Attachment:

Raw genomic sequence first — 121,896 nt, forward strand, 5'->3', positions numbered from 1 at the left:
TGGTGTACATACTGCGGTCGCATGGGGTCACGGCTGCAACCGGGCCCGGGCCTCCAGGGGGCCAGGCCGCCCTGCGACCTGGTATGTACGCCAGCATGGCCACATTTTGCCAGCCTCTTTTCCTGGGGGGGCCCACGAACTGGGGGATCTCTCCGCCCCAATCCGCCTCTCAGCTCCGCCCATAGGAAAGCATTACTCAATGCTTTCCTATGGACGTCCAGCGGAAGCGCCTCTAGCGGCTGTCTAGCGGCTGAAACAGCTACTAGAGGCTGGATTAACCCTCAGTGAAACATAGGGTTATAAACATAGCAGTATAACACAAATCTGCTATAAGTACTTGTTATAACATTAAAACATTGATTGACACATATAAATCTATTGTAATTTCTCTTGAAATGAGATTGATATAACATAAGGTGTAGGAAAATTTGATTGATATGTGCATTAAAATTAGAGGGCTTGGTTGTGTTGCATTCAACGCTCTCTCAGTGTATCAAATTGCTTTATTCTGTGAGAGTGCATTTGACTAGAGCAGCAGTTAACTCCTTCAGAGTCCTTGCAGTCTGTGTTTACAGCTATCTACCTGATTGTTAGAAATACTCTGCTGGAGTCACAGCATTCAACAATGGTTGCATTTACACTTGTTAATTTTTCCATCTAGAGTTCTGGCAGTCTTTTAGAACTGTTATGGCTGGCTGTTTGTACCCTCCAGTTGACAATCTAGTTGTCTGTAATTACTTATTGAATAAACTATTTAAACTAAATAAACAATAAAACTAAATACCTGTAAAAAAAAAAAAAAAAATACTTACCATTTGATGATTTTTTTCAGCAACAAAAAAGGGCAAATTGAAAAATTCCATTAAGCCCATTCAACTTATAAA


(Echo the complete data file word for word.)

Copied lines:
Raw genomic sequence first — 121,896 nt, forward strand, 5'->3', positions numbered from 1 at the left:
TGGTGTACATACTGCGGTCGCATGGGGTCACGGCTGCAACCGGGCCCGGGCCTCCAGGGGGCCAGGCCGCCCTGCGACCTGGTATGTACGCCAGCATGGCCACATTTTGCCAGCCTCTTTTCCTGGGGGGGCCCACGAACTGGGGGATCTCTCCGCCCCAATCCGCCTCTCAGCTCCGCCCATAGGAAAGCATTACTCAATGCTTTCCTATGGACGTCCAGCGGAAGCGCCTCTAGCGGCTGTCTAGCGGCTGAAACAGCTACTAGAGGCTGGATTAACCCTCAGTGAAACATAGGGTTATAAACATAGCAGTATAACACAAATCTGCTATAAGTACTTGTTATAACATTAAAACATTGATTGACACATATAAATCTATTGTAATTTCTCTTGAAATGAGATTGATATAACATAAGGTGTAGGAAAATTTGATTGATATGTGCATTAAAATTAGAGGGCTTGGTTGTGTTGCATTCAACGCTCTCTCAGTGTATCAAATTGCTTTATTCTGTGAGAGTGCATTTGACTAGAGCAGCAGTTAACTCCTTCAGAGTCCTTGCAGTCTGTGTTTACAGCTATCTACCTGATTGTTAGAAATACTCTGCTGGAGTCACAGCATTCAACAATGGTTGCATTTACACTTGTTAATTTTTCCATCTAGAGTTCTGGCAGTCTTTTAGAACTGTTATGGCTGGCTGTTTGTACCCTCCAGTTGACAATCTAGTTGTCTGTAATTACTTATTGAATAAACTATTTAAACTAAATAAACAATAAAACTAAATACCTGTAAAAAAAAAAAAAAAAATACTTACCATTTGATGATTTTTTTCAGCAACAAAAAAGGGCAAATTGAAAAATTCCATTAAGCCCATTCAACTTATAAA